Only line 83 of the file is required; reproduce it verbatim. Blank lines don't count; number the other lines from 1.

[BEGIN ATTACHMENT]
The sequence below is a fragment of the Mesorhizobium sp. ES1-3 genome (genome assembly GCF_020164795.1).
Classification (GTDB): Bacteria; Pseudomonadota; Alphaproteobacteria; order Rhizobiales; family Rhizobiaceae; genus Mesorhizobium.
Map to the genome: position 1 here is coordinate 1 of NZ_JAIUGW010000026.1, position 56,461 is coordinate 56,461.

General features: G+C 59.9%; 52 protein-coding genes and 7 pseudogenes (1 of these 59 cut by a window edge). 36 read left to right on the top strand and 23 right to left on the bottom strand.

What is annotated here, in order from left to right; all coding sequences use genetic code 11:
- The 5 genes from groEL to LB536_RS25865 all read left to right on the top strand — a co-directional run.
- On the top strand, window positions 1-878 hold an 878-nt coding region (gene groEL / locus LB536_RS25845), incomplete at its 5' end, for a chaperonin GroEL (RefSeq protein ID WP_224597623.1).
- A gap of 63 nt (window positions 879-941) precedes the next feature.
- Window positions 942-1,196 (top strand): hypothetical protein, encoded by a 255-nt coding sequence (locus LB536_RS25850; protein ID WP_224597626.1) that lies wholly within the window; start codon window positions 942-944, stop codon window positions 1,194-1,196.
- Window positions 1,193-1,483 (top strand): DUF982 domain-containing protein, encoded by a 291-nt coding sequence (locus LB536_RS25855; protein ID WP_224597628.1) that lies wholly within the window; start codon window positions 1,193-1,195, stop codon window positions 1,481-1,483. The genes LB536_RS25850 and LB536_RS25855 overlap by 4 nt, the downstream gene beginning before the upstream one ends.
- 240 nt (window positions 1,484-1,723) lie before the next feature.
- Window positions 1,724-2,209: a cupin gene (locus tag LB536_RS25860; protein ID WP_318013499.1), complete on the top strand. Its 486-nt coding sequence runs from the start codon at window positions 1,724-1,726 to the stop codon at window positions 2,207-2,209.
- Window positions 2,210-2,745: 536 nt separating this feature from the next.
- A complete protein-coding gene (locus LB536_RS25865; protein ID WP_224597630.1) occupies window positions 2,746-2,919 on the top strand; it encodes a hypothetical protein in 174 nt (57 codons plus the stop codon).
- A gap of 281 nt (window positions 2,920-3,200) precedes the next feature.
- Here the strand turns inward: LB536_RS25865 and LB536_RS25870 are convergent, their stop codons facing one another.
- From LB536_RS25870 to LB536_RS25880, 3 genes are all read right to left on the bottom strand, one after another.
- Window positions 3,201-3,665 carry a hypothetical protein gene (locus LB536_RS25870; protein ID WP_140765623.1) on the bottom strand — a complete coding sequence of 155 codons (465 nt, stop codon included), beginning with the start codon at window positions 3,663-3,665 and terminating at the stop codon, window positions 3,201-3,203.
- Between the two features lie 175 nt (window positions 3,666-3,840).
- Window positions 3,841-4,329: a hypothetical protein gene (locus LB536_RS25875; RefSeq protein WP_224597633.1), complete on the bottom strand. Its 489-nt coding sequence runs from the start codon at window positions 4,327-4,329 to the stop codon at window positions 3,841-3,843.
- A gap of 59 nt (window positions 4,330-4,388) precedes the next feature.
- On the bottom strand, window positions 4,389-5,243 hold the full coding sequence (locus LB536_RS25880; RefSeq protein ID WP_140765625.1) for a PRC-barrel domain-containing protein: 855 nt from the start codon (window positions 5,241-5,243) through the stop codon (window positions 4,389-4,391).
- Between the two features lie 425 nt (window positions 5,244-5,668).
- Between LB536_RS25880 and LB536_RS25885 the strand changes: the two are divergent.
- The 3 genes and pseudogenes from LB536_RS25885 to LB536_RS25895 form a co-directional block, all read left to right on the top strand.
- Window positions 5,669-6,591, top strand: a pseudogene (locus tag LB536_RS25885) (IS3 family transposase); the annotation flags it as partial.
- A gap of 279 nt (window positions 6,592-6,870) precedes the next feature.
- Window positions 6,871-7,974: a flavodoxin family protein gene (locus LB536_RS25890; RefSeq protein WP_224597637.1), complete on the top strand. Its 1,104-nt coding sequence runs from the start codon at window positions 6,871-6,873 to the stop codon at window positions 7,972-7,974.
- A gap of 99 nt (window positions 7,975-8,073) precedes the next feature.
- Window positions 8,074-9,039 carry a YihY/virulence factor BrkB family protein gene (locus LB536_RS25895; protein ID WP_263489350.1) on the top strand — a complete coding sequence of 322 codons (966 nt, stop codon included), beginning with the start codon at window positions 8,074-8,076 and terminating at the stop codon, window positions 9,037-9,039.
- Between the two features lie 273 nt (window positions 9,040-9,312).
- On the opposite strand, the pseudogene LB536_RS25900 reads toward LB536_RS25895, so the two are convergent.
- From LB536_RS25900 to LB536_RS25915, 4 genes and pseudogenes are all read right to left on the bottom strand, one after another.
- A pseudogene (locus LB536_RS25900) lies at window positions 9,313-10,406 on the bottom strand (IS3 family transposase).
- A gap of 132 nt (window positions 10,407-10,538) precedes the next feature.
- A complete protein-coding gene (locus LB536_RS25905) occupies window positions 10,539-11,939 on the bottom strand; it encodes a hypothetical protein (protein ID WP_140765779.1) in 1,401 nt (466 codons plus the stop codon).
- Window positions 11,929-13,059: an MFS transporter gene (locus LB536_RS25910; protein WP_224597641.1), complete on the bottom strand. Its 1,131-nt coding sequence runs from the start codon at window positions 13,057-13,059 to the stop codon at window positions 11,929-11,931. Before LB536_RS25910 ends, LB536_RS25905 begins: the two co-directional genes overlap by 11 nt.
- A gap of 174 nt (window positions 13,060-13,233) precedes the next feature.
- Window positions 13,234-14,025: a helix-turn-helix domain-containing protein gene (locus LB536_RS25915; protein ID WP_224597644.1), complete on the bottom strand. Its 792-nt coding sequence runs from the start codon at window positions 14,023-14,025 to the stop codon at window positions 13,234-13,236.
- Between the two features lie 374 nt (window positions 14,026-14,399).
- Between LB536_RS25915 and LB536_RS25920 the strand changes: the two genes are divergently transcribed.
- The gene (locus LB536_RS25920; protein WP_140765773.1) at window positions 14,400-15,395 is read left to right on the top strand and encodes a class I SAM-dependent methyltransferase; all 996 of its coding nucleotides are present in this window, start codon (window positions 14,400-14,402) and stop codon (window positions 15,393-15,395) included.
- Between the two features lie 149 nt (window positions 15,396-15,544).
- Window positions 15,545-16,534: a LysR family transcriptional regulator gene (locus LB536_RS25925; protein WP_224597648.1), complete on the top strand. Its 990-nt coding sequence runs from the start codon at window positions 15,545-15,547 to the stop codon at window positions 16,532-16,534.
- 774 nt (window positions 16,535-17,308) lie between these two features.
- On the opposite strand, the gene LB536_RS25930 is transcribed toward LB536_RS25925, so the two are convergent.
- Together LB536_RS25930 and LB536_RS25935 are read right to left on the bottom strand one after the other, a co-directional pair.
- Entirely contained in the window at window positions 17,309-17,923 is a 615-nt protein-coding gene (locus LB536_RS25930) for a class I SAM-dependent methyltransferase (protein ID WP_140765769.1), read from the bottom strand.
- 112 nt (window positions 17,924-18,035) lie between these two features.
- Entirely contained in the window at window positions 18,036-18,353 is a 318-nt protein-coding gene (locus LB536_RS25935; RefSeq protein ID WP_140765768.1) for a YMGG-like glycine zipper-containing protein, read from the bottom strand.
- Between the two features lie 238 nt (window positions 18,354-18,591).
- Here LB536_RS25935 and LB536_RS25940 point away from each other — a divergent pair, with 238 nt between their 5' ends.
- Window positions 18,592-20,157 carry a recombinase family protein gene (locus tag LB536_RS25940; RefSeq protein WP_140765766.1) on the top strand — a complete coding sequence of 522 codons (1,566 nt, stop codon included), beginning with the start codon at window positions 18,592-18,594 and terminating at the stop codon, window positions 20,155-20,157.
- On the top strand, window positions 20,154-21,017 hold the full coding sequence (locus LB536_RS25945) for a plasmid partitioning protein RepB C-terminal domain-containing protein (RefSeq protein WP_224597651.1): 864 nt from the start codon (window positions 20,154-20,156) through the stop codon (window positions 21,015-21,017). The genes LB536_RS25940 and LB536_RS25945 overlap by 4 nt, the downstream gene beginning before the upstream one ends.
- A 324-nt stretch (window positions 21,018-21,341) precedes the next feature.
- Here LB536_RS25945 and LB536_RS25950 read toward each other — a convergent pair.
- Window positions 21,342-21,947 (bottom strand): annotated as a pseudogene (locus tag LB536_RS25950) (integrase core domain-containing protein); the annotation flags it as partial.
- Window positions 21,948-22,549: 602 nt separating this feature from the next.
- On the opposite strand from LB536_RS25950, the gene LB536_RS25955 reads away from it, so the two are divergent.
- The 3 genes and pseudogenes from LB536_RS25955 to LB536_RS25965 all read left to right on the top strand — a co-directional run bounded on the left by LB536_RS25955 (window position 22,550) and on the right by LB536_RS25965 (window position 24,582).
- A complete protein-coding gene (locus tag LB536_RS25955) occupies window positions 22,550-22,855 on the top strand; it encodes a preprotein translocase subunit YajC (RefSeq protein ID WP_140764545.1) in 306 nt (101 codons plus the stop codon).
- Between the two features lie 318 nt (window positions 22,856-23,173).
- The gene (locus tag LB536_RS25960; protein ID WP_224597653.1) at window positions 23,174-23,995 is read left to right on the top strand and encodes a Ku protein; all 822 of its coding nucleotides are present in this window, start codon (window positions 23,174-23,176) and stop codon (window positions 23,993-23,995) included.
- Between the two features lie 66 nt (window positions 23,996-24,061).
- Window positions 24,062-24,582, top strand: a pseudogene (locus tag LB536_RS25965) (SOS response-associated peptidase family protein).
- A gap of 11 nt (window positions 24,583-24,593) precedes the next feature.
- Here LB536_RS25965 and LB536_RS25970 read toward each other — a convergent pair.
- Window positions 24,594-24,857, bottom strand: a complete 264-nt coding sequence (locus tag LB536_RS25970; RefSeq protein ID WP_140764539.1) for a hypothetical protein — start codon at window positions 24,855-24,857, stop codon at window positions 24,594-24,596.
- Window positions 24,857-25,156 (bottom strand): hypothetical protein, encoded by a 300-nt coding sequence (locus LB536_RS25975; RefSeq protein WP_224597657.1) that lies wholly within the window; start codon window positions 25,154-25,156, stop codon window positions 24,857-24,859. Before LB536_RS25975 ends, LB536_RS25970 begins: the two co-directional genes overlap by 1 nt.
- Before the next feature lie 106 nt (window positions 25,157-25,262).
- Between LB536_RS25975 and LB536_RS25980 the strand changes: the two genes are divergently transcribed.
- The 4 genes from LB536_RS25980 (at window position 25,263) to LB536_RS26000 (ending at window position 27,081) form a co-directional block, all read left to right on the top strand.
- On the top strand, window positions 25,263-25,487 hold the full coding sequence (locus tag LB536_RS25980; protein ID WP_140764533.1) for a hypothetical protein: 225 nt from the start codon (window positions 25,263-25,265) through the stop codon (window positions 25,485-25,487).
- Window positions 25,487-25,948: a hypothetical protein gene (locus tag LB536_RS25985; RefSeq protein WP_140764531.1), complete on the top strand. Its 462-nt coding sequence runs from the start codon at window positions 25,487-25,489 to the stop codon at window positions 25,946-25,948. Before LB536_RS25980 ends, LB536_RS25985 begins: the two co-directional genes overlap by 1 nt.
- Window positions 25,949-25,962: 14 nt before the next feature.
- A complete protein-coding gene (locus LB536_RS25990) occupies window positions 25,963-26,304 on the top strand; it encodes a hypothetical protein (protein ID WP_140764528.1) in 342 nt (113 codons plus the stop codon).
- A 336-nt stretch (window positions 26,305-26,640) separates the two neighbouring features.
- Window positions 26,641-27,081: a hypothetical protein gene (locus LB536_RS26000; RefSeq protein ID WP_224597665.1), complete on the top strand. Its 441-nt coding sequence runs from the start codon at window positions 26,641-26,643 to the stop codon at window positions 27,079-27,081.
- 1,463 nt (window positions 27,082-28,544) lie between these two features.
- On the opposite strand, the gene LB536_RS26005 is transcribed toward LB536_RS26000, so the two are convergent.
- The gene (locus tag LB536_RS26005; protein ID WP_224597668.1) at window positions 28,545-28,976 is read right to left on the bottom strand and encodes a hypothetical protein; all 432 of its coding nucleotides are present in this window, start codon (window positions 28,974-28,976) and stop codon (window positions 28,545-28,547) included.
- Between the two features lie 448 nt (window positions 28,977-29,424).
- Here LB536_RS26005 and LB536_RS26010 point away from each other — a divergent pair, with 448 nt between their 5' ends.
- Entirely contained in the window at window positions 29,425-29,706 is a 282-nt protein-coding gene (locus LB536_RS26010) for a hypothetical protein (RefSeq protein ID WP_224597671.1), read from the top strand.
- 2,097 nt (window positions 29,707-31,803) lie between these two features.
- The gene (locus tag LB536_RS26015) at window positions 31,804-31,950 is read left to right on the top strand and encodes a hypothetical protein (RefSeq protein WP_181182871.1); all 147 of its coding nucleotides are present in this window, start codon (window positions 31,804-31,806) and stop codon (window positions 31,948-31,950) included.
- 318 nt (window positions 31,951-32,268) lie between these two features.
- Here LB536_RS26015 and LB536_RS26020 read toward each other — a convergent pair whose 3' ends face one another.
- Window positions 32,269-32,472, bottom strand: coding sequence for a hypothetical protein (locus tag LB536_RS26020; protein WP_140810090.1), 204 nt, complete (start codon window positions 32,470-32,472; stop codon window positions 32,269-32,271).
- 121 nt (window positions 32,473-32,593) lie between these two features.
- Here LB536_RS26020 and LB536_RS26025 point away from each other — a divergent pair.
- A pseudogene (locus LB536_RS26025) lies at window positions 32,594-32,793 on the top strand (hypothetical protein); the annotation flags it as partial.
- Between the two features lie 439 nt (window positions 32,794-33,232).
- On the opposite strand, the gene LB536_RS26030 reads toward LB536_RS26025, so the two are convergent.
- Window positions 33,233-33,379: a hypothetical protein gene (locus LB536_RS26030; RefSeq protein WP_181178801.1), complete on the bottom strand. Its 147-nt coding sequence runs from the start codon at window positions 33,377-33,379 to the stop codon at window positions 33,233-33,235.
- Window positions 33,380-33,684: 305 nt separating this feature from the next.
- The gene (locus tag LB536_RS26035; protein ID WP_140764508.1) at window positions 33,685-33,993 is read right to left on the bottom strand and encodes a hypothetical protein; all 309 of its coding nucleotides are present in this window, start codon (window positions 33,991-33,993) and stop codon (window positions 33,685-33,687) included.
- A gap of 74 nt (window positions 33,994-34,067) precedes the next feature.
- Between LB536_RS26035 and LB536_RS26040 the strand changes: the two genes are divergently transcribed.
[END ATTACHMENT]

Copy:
- Here LB536_RS26005 and LB536_RS26010 point away from each other — a divergent pair, with 448 nt between their 5' ends.